National

Okinawa governor renews call to reduce bases as prefecture marks 73rd anniversary of bloody ground battle

Kyodo

Okinawa on Saturday marked the 73rd anniversary of the end of a World War II ground battle that claimed over 200,000 lives, while Gov. Takeshi Onaga renewed calls to reduce U.S. forces in the prefecture, citing easing tensions with North Korea after the historic Singapore summit.

“Developments toward detente have begun,” Onaga said in his peace declaration during the annual Battle of Okinawa memorial, adding that an ongoing plan to relocate a key U.S. base in the prefecture despite residential opposition “goes against the trend.”

Prime Minister Shinzo Abe, who also attended the ceremony, said the government will stick to the relocation plan for U.S. Marine Corps Air Station Futenma, which sits in a residential part of Ginowan.

The transfer to the coastal area of Henoko will help “significantly improve safety,” Abe told reporters, adding that reclamation work would start in August.

Nearly 5,000 people attended the ceremony at Peace Memorial Park in Itoman, the site of the final stage of the Battle of Okinawa, and observed a moment of silence at noon.

Around 94,000 civilians, about a quarter of the population, and over 94,000 Japanese soldiers and 12,500 American troops died in the three-month battle, which began in March 1945.

The names of 58 war dead were newly inscribed on the Cornerstone of Peace in the park this year, bringing the total to 241,525, which includes soldiers and civilians on both sides.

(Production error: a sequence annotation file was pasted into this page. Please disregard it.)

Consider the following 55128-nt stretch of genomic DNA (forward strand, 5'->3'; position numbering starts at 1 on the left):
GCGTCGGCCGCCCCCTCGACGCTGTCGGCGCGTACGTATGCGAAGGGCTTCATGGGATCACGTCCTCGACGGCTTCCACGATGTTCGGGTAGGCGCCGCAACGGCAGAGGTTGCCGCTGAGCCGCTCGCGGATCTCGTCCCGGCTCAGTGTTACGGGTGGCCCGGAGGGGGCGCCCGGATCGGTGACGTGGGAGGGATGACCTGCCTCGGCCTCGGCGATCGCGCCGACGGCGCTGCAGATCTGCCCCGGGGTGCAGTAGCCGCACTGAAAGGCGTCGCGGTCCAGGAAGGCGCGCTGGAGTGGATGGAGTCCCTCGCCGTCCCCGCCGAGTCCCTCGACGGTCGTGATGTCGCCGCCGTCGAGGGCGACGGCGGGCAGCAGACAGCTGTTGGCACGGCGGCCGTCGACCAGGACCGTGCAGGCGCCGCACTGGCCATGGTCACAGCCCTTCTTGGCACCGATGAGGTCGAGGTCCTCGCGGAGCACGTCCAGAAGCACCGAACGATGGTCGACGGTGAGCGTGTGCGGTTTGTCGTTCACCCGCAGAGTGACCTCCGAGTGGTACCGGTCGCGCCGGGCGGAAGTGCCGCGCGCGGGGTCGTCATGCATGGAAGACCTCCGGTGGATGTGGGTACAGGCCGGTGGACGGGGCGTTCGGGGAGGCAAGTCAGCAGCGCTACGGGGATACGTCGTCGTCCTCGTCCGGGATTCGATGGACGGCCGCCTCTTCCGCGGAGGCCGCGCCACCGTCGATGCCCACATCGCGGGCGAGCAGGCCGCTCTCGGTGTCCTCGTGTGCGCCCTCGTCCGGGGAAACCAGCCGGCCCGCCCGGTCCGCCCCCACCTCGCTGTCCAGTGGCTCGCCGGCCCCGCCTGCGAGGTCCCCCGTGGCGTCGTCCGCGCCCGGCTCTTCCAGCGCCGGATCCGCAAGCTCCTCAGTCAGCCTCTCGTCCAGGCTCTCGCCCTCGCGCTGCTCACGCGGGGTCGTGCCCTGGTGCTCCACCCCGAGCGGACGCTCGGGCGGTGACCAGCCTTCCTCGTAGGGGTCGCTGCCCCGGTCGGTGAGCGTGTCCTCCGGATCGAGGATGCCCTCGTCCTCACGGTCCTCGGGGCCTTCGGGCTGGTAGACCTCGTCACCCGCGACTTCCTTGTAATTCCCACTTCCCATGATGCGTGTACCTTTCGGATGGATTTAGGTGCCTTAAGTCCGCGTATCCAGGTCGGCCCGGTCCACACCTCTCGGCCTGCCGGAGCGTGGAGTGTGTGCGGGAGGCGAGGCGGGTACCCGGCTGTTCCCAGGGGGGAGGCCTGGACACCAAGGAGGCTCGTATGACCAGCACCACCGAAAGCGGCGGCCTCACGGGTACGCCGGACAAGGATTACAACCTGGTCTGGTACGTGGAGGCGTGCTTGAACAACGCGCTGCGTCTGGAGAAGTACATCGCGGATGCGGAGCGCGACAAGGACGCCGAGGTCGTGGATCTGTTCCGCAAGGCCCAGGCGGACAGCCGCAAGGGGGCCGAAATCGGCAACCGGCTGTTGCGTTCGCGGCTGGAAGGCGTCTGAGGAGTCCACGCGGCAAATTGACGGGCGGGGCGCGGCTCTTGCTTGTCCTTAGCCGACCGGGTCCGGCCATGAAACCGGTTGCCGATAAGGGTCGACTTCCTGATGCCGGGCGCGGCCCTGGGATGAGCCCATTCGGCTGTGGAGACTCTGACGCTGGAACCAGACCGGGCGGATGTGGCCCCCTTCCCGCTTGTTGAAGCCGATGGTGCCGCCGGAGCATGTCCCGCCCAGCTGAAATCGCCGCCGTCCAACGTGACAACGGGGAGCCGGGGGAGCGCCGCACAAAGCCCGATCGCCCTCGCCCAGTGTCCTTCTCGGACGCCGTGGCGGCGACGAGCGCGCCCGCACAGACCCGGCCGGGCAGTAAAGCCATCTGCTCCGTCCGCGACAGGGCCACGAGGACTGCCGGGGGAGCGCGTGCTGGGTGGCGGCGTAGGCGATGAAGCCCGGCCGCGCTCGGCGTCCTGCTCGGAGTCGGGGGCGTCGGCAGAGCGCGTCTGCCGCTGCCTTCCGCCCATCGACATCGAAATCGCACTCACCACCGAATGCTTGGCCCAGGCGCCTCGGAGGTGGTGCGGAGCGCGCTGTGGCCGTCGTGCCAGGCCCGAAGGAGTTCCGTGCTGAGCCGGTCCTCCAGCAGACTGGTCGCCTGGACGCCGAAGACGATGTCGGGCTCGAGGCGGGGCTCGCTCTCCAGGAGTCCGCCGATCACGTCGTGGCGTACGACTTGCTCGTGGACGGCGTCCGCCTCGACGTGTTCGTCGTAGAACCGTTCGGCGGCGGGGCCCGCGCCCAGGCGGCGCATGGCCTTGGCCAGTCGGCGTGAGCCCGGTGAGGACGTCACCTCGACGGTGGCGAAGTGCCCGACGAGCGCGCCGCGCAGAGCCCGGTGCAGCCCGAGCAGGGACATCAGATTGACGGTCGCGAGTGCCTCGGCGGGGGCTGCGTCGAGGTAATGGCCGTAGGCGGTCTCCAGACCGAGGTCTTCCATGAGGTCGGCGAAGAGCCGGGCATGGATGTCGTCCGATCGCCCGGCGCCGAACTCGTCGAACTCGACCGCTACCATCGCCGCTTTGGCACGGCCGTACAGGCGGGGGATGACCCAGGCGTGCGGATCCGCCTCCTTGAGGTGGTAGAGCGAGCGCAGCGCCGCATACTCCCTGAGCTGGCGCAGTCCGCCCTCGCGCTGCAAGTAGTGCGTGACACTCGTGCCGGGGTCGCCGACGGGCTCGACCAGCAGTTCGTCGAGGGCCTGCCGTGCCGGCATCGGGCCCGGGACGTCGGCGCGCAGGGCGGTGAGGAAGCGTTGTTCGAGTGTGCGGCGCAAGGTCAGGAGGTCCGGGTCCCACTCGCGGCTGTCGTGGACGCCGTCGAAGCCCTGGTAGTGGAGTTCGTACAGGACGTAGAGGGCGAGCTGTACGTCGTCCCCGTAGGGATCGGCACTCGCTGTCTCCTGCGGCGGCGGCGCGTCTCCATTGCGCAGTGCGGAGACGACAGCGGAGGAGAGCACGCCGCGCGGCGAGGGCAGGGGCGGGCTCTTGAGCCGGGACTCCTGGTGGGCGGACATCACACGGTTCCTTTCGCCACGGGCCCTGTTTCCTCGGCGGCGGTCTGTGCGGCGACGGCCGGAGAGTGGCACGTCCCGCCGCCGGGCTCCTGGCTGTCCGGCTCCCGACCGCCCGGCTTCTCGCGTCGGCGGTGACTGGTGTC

“I remember walking over dead bodies scattered on the roads,” said Naha resident Eiki Higa, 82, who prayed in front of the names of his father and older brothers. “I still don’t know where my brothers died. We should never have a war again.”

Former Taiwanese President Lee Teng-hui is on a four-day visit to Okinawa to attend a separate memorial service on Sunday for the Taiwanese war dead.

At the summit with U.S. President Donald Trump on June 12, North Korean leader Kim Jong Un committed “to work toward complete denuclearization of the Korean Peninsula.” Future talks on the nuclear issue could reshape the security landscape in Asia.

The United States and South Korea recently announced they will suspend a major military exercise planned for August.

The U.S. bases in Okinawa were built on land expropriated from islanders during the Occupation that lasted until 1972. Despite accounting for only 0.6 percent of Japan’s land mass, Okinawa hosts about 70 percent of the area exclusively used for U.S. military facilities in Japan.

“The issue of U.S. military bases in Okinawa is a security issue for Japan as a whole, and the burden should be shared by all Japanese people,” Onaga said in the peace declaration.

The 67-year-old governor, whose four-year term ends in December, underwent surgery in April to remove a cancerous tumor from his pancreas. He appears to have lost weight but his voice was strong, drawing applause from participants.

Safety-minded residents have long called for reducing America’s footprint in Okinawa.

Earlier this month, an F-15 fighter jet from U.S. Kadena Air Base crashed off Okinawa, but no civilians were injured.